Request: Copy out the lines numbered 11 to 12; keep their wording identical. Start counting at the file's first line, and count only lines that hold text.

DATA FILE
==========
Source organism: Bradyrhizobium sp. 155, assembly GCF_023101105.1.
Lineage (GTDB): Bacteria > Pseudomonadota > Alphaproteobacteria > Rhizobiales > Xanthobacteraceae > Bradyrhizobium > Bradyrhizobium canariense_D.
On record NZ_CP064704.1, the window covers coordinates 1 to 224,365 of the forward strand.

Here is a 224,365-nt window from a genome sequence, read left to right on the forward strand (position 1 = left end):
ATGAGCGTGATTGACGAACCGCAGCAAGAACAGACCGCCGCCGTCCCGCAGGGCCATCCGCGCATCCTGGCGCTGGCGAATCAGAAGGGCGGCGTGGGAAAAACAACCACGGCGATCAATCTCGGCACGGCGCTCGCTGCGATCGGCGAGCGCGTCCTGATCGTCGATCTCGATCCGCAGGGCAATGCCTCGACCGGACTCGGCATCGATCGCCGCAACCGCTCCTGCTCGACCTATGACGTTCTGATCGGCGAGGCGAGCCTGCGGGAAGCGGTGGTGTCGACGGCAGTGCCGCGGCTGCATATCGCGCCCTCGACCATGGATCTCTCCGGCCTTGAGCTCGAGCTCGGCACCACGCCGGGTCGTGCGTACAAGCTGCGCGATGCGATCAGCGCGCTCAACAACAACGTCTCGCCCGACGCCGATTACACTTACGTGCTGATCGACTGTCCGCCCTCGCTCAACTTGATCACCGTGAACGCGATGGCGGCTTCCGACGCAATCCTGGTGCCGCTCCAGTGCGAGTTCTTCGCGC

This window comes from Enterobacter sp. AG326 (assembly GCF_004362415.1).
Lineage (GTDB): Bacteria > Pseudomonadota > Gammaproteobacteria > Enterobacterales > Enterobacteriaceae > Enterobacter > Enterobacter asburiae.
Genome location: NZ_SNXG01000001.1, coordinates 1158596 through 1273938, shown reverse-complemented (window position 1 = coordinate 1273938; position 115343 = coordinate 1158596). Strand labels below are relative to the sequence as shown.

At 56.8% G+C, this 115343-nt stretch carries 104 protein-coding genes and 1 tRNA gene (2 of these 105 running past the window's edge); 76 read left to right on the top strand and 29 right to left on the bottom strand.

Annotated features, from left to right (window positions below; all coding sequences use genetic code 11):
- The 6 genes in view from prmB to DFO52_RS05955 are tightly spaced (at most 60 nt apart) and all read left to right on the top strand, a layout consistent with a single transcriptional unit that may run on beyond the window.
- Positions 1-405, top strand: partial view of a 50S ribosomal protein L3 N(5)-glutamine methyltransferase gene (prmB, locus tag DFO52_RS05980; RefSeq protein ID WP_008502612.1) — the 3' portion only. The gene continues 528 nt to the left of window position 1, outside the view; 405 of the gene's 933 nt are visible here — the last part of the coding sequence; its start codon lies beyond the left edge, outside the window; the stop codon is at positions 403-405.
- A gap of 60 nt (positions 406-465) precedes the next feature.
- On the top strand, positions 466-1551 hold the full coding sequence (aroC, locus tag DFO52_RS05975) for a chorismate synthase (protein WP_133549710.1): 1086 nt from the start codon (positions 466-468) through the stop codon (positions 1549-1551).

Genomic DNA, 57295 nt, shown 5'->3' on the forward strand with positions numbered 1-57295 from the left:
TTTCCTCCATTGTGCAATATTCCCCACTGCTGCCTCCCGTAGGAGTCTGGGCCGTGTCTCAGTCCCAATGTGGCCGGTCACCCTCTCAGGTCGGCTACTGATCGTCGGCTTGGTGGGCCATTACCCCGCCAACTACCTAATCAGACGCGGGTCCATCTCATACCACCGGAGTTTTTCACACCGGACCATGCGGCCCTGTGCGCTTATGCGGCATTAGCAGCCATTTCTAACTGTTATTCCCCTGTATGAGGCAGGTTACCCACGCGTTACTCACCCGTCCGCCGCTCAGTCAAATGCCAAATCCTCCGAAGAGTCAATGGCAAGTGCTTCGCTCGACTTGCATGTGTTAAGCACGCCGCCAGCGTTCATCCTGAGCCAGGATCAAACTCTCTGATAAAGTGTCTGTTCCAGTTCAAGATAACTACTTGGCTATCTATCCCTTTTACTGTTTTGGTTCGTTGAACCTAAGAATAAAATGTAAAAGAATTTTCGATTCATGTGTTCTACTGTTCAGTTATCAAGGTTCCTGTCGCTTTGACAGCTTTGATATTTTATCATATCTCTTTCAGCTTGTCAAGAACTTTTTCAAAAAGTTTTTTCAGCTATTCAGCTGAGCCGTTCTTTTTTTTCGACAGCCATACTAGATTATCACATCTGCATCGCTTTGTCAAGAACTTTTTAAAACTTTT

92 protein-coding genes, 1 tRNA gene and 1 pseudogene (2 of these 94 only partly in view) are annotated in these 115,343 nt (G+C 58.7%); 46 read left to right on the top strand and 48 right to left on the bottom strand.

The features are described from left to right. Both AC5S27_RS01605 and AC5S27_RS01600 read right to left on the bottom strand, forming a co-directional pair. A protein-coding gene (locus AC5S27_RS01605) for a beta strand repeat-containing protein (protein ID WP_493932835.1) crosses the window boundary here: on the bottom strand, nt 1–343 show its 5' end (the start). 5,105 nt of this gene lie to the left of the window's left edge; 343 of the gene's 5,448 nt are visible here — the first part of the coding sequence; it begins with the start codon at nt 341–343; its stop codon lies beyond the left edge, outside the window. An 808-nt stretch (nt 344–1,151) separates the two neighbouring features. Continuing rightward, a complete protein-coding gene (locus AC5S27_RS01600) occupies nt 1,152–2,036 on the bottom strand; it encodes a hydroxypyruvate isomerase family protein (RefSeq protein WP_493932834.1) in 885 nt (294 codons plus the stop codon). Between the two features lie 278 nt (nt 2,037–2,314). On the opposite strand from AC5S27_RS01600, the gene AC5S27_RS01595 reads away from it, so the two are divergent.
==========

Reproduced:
- The 6 genes in view from prmB to DFO52_RS05955 are tightly spaced (at most 60 nt apart) and all read left to right on the top strand, a layout consistent with a single transcriptional unit that may run on beyond the window.
- Positions 1-405, top strand: partial view of a 50S ribosomal protein L3 N(5)-glutamine methyltransferase gene (prmB, locus tag DFO52_RS05980; RefSeq protein ID WP_008502612.1) — the 3' portion only. The gene continues 528 nt to the left of window position 1, outside the view; 405 of the gene's 933 nt are visible here — the last part of the coding sequence; its start codon lies beyond the left edge, outside the window; the stop codon is at positions 403-405.